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Parker Lewis Can't Lose - Series of the 90s

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Parker Lewis Can't Lose - Series of the 90s


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This teen situation comedy, produced by Columbia Pictures Television and strongly influenced by the 1986 film Ferris Bueller's Day Off, originally aired on the Fox from September 2, 1990 to June 13, 1993 for 73 episodes of 22-24 minutes divided into 3 seasons. During the last season, the series title was simplified to Parker Lewis.

Capturing the structure of the film Ferris Bueller’s Day Offand making it work in a television format, it resulted in a successful funny teen comedy that also added the 90's trends to the formula.

It took place at Santo Domingo High School and was focused on the title character Parker Lewis (Corin Nemec), a smart   who used his devious wit and connections to skip the system at every opportunity. He was excessively positive and his motto was “not a problem,” with no situations or issues he could not handle. He had a penchant for garish shirts and cutting classes teen.

Parker’s partners included his best friend, Mikey Randall (Billy Jayne), a super-cool guy and Rock n' Roll rebel, and Jerry Steiner (Tony Slaten), an archetypal nerdy who idolized Parker Lewis and who addressed everyone by last name, or collectively as "sirs".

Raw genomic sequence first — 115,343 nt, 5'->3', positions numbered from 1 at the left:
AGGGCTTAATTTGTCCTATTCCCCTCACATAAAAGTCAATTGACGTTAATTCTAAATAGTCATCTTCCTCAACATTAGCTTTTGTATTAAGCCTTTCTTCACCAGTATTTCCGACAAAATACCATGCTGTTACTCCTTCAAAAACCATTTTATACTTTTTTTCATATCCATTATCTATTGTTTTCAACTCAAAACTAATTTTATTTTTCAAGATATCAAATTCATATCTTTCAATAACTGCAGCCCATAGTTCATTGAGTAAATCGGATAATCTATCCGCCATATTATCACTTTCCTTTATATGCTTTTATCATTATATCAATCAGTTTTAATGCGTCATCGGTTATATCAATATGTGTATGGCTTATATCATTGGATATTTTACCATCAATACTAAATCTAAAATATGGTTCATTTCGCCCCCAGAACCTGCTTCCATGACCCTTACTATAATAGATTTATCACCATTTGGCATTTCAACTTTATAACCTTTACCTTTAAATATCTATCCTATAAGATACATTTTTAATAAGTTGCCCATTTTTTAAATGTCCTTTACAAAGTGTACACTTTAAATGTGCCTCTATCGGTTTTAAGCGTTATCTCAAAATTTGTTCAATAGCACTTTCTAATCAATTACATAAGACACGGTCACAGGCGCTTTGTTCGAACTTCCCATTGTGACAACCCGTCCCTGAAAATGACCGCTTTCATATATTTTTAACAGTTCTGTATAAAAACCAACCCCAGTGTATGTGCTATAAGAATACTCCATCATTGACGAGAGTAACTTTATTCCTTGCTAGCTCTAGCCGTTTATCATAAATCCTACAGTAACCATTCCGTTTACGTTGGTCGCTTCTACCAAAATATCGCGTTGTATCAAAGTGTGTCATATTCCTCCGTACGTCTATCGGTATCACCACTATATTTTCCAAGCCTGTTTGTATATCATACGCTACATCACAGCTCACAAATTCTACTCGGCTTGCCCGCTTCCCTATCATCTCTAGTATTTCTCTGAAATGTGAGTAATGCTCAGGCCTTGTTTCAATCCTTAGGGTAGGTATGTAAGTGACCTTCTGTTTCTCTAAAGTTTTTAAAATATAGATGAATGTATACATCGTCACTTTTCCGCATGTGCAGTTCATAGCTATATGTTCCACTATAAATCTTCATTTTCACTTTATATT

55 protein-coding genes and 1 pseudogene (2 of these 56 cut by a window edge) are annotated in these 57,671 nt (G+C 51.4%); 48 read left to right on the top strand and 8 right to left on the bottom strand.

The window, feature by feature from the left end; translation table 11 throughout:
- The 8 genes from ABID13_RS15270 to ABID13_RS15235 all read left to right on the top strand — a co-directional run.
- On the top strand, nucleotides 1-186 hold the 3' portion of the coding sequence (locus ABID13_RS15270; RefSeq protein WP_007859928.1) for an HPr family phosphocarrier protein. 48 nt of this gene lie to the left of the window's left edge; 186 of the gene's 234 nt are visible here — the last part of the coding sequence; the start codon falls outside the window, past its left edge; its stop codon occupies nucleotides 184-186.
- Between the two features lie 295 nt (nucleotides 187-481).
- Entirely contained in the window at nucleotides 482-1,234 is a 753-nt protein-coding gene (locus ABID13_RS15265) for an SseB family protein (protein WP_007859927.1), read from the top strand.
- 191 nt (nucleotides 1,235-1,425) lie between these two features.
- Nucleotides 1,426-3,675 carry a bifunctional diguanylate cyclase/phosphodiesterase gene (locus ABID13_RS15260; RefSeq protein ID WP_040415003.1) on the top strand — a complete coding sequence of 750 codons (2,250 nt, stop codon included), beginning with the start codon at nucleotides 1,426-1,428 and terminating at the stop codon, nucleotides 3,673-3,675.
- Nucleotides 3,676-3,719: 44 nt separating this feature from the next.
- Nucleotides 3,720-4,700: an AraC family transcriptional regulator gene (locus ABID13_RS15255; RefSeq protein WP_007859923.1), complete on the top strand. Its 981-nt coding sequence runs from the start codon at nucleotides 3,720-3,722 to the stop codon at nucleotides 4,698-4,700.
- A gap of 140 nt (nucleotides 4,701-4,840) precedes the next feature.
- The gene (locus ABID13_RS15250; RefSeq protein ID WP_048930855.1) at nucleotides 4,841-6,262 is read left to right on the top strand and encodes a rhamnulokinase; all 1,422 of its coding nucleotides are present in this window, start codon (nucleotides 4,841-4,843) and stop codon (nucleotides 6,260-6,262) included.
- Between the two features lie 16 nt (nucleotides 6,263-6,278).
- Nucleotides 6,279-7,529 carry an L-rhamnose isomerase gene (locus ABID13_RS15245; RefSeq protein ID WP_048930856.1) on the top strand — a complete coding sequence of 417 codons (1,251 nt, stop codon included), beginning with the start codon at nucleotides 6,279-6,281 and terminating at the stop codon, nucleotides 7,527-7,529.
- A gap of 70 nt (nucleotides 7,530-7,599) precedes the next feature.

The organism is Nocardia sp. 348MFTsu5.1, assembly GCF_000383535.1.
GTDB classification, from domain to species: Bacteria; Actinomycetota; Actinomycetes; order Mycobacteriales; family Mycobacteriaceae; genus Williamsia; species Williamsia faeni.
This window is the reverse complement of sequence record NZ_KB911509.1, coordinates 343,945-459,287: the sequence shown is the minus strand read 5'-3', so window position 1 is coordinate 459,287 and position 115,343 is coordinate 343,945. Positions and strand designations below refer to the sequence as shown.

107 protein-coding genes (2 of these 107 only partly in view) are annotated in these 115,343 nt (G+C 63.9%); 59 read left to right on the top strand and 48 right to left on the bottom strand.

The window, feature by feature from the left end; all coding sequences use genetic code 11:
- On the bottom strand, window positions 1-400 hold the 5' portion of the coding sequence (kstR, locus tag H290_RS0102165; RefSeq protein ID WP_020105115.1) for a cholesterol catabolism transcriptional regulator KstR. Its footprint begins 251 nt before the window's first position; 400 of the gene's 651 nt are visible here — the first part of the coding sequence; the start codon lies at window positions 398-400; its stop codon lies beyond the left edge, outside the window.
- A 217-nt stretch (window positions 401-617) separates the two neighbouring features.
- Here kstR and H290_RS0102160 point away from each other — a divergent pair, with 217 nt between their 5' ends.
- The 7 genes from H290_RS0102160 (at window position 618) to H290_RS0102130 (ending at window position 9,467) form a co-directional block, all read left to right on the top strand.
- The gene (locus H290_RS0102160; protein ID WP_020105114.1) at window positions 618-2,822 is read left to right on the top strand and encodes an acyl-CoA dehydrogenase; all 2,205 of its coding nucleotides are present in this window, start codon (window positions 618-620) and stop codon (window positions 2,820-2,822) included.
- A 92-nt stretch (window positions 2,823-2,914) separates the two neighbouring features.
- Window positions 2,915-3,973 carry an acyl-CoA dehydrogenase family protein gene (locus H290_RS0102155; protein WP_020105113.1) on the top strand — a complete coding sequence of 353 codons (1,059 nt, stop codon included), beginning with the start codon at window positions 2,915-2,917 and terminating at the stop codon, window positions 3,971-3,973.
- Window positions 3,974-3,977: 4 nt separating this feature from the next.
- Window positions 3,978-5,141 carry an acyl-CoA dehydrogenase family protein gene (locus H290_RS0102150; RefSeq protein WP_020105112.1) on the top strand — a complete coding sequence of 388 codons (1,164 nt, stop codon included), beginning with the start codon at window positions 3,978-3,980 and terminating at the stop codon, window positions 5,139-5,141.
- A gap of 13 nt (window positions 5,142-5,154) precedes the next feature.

Parker’s arch-nemesis in his quest to bend the rules was Principal Grace Musso (Melanie Chartoff), a cold-hearted authority figure who wanted nothing more than to make an example of him, and her dream was to get Parker expelled. She said to be in her mid thirties but actually she was older. She Often got the glass on her office door broken when she made her distinctive "thumb swoosh" gesture. Her turn-ons included large hands and beards.

Assisting Musso in this quest was Frank Lemmer (Taj Johnson), an ultra-conservative student who acted as her “special obedience officer.” He also had a not-so-secret crush on his benefactor, which led to plenty of cringe-inducing flirtation.

Another obstacle for Parker was his sister Shelly (Maia Brewton), a manipulative girl who took sadistic delight in trying to trip Parker up.

Parker Lewis Can’t Lose was launched the same season that NBC released its TV sitcom version of Ferris Bueller, that leading to some critics dismiss the Fox sitcom as a clone show, but it quickly proved to have its own style and energy; it also included a combination of slick computerized opticals with complex, cinematic camerawork.

By the time the show ended, it was highly popular and still is; popping up periodically in reruns and winning new fans even today in the 21st century when its original teen fans (millennials) are already young adults.

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